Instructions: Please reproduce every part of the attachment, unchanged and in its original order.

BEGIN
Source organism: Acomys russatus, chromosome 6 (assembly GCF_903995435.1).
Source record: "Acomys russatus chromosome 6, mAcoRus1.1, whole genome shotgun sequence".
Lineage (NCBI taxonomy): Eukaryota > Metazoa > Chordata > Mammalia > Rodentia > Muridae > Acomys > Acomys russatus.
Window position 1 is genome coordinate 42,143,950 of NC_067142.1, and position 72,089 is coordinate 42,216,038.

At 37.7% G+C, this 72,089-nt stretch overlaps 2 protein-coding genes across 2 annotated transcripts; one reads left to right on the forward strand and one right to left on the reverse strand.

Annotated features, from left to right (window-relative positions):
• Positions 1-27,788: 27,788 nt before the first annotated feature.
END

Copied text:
Source organism: Acomys russatus, chromosome 6 (assembly GCF_903995435.1).
Source record: "Acomys russatus chromosome 6, mAcoRus1.1, whole genome shotgun sequence".
Lineage (NCBI taxonomy): Eukaryota > Metazoa > Chordata > Mammalia > Rodentia > Muridae > Acomys > Acomys russatus.
Window position 1 is genome coordinate 42,143,950 of NC_067142.1, and position 72,089 is coordinate 42,216,038.

At 37.7% G+C, this 72,089-nt stretch overlaps 2 protein-coding genes across 2 annotated transcripts; one reads left to right on the forward strand and one right to left on the reverse strand.

Annotated features, from left to right (window-relative positions):
• Positions 1-27,788: 27,788 nt before the first annotated feature.